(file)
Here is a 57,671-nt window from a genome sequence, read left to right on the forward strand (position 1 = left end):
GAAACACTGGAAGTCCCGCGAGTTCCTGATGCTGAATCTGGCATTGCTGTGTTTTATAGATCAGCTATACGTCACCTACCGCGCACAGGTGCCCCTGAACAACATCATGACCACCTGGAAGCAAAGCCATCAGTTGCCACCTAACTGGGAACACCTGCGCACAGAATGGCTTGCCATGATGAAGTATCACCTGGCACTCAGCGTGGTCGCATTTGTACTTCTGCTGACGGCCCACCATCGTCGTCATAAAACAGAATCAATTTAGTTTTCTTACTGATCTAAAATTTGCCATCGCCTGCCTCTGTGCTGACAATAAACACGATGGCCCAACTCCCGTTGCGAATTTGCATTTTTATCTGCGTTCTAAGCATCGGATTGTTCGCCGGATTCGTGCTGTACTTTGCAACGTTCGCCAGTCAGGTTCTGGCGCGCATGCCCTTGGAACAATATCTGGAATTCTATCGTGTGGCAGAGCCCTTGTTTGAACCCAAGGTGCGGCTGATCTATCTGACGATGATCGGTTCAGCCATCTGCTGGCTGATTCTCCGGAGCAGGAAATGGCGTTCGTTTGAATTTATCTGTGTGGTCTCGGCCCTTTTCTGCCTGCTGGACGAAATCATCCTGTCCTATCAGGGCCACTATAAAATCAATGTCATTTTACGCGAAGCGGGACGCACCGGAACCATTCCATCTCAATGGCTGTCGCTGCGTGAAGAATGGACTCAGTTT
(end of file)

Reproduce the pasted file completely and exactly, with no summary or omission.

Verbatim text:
Here is a 57,671-nt window from a genome sequence, read left to right on the forward strand (position 1 = left end):
GAAACACTGGAAGTCCCGCGAGTTCCTGATGCTGAATCTGGCATTGCTGTGTTTTATAGATCAGCTATACGTCACCTACCGCGCACAGGTGCCCCTGAACAACATCATGACCACCTGGAAGCAAAGCCATCAGTTGCCACCTAACTGGGAACACCTGCGCACAGAATGGCTTGCCATGATGAAGTATCACCTGGCACTCAGCGTGGTCGCATTTGTACTTCTGCTGACGGCCCACCATCGTCGTCATAAAACAGAATCAATTTAGTTTTCTTACTGATCTAAAATTTGCCATCGCCTGCCTCTGTGCTGACAATAAACACGATGGCCCAACTCCCGTTGCGAATTTGCATTTTTATCTGCGTTCTAAGCATCGGATTGTTCGCCGGATTCGTGCTGTACTTTGCAACGTTCGCCAGTCAGGTTCTGGCGCGCATGCCCTTGGAACAATATCTGGAATTCTATCGTGTGGCAGAGCCCTTGTTTGAACCCAAGGTGCGGCTGATCTATCTGACGATGATCGGTTCAGCCATCTGCTGGCTGATTCTCCGGAGCAGGAAATGGCGTTCGTTTGAATTTATCTGTGTGGTCTCGGCCCTTTTCTGCCTGCTGGACGAAATCATCCTGTCCTATCAGGGCCACTATAAAATCAATGTCATTTTACGCGAAGCGGGACGCACCGGAACCATTCCATCTCAATGGCTGTCGCTGCGTGAAGAATGGACTCAGTTT